Rep. N.Y. St. Mus. 46: 105. 1893.
Common Name: none
Synonyms: Agaricus blazei Murrill; Psalliota subrufescens (Peck) Kauffman
Cap 6-13 cm broad, cylindrical in button stage, becoming convex, plano-convex at maturity; margin at first incurved, then decurved; surface covered with fine pale-brown, hazel-brown, pinkish-brown to greyish-tan scales, these concentrated at the disc; pileus bruising slowly or aging pale, tawny-brown; context 1.0-1.5 cm thick, whitish, soft, slowly becoming buff-colored; odor faintly of almonds or anise; taste strongly almond/anise-like.
Gills, free, close, pallid at first, then buff to pinkish-tan, eventually dark brown; gills up to 0.5 cm in width; lameullae in four to five series.
Stipe 6-12 cm long, 1.5-2.5 cm thick, equal to sub-bulbous or bulbous at the base with a thin, white, cottony to hollow pith at maturity; surface of apex glabrous, pallid, sometimes with a satiny sheen, the lower portion decorated with cottony white veil fragments when fresh, often lost in age, then merely fibrillose, at times or with age developing buff-brown, pinkish-tan, to occasionally rust-brown areas; veil two-layered, the universal veil more or less glabrous, whitish, with buff-colored patches near the the cap margin, the partial veil or under-layer, whitish, cottony to felt-like, forming a medial, sub-pendulous ring.
Spores 5.5-6.5 x 4.0-4.5 µ, smooth, broadly elliptical in face-view and profile, slightly inequilateral, hilar appendage not prominent; spore print dark brown.
Singly or in small groups in gardens and cultivated areas; fruiting during the summer months; rare.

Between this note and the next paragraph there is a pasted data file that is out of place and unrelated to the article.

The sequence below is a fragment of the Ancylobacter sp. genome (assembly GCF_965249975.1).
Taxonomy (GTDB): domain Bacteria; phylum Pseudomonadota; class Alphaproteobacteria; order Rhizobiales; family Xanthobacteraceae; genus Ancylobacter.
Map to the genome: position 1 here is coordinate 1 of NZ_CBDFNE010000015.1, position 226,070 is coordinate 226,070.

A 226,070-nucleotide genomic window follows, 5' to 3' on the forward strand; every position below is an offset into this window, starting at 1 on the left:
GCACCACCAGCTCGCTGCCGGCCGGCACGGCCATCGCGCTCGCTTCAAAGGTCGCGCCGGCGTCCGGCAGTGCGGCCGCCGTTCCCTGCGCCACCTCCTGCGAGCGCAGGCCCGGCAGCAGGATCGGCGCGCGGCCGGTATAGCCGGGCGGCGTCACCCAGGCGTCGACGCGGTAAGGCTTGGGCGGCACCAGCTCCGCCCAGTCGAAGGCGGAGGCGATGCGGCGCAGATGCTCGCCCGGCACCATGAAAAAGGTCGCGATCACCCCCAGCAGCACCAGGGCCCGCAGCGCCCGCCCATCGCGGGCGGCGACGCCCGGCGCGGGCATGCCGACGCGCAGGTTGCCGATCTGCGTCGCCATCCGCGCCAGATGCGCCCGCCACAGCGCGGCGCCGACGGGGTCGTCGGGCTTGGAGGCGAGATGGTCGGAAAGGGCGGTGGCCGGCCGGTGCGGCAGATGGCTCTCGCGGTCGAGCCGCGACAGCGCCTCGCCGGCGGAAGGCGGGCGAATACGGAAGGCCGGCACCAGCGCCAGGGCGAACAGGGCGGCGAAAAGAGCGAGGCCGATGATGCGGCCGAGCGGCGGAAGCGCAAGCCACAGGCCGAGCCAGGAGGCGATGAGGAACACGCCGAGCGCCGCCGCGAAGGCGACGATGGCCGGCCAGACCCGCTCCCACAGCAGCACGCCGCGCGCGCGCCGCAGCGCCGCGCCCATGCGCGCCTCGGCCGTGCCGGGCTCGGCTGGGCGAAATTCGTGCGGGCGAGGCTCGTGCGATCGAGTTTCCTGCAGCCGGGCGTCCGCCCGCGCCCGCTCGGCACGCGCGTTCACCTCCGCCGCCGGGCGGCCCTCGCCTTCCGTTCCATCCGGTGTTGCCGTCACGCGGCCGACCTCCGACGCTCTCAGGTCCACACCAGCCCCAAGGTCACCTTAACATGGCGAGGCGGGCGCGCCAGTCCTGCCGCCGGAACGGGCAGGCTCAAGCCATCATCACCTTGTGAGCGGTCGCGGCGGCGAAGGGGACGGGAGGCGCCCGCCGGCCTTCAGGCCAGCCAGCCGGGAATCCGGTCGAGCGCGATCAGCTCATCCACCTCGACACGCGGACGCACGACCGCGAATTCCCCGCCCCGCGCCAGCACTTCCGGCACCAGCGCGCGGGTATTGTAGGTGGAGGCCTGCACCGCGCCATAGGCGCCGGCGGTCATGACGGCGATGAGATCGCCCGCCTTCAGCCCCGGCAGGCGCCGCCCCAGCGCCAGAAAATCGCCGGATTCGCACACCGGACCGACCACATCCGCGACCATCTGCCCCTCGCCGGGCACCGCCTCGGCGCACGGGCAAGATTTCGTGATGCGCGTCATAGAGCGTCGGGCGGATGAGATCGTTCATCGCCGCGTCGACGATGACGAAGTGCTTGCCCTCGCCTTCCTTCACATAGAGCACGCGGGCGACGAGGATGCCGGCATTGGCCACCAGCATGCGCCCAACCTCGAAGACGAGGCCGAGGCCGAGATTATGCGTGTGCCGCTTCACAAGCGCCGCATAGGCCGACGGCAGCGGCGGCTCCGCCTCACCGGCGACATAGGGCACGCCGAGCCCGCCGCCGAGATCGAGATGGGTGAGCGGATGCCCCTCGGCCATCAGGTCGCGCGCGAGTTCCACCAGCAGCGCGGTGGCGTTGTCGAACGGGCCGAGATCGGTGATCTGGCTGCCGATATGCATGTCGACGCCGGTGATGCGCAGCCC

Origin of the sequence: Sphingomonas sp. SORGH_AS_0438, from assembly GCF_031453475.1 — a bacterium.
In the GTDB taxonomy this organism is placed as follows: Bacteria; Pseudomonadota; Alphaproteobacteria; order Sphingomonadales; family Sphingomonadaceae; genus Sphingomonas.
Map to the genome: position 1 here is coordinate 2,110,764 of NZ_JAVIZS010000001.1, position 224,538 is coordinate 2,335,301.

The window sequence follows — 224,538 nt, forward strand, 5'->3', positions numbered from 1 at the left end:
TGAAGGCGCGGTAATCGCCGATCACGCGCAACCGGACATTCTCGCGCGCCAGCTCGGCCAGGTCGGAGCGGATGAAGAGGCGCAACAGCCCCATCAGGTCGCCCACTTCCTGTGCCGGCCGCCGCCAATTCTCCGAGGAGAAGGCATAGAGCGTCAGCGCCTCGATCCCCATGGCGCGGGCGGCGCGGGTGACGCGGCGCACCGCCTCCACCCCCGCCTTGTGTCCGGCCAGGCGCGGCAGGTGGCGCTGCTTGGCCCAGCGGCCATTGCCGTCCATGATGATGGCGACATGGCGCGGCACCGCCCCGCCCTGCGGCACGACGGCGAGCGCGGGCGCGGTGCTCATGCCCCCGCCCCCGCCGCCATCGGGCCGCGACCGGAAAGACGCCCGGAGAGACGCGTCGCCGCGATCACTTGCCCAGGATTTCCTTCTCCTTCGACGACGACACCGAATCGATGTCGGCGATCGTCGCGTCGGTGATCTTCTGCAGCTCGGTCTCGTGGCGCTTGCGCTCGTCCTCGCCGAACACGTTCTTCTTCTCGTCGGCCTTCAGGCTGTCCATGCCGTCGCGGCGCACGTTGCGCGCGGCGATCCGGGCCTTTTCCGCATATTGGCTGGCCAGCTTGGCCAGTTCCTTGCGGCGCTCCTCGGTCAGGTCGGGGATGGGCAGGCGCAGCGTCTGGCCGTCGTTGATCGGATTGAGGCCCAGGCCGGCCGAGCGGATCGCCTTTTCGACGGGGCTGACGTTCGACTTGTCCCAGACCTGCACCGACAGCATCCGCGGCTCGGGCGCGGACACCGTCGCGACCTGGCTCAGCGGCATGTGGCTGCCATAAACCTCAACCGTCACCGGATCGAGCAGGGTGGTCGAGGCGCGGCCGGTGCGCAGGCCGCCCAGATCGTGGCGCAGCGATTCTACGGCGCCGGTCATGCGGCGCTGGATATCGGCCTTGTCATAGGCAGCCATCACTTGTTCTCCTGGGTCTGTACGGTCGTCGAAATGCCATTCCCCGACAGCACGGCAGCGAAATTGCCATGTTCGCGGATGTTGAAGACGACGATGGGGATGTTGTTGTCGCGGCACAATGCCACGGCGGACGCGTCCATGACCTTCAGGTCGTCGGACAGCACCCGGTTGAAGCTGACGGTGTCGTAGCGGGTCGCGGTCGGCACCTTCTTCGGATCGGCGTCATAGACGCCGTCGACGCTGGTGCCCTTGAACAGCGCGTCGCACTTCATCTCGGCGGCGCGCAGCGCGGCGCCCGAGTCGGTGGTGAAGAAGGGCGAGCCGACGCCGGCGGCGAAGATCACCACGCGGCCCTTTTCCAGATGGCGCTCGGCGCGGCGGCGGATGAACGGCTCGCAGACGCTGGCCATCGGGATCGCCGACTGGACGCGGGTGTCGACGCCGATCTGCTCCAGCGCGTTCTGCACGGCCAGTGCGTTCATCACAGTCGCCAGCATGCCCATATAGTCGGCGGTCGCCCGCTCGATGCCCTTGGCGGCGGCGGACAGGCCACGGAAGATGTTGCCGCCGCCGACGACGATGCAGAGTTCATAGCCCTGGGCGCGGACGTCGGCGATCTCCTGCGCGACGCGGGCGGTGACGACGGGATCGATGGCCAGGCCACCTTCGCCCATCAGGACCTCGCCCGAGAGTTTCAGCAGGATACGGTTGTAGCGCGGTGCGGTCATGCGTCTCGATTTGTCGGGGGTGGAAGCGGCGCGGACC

Edible and good, especially in button stage; said to have medicinal qualities.
This garden dweller and probable introduced species is recognized by a finely scaled light-brown to greyish-tan cap that develops tawny stains with handling and age. It is related to members of the Agaricus arvensis group, i.e. A. augustus, A. arvensis, A. smithii, and A. perobscurus, which share its slow yellow bruising reaction and almond/anise odor and taste. Agaricus augustus is perhaps the most similar. The Prince, however, has a hazel-brown cap with coarser cap scales, a more pronounced almond/anise odor, a scalier stipe, and rarely occurs in cultivated settings. An Agaricus that sometimes is found in gardens, especially those amended with manure wastes is Agaricus bisporus. Unlike the familiar white grocery specimens, these mushroom farm escapes typically sport a pale brown cap with scales that are slightly coarser than those of Agaricus subrufescens, an intermediate or partially sheathing veil which produces an erect, not a pendulous annulus, and a bruising reaction that is either absent or slightly rufescent.
Kerrigan, R.W. (1986). The Agaricales (Gilled Fungi) of California. 6. Agaricaceae. Mad River Press: Eureka, CA. 62 p.
Kerrigan, R.W. (2005). Agaricus subrufescens, a cultivated edible and medicinal mushroom, and its synonyms. Mycologia 97(1): 12-24.
Kerrigan, R.W. (2016). Agaricus of North America. New York Botanical Garden: Bronx, NY. 574 p.
Sánchez, L.A.P. (2013). Agaricus L.; Allopsalliota Nauta & Bas; Part 2. Edizioni Candusso: Alassio, Italy. 1168 p.
Peck, C.H. (1893). Report of the State Botanist 1892. Ann. Rep. NY State Mus. 46: 85-174. (Protologue)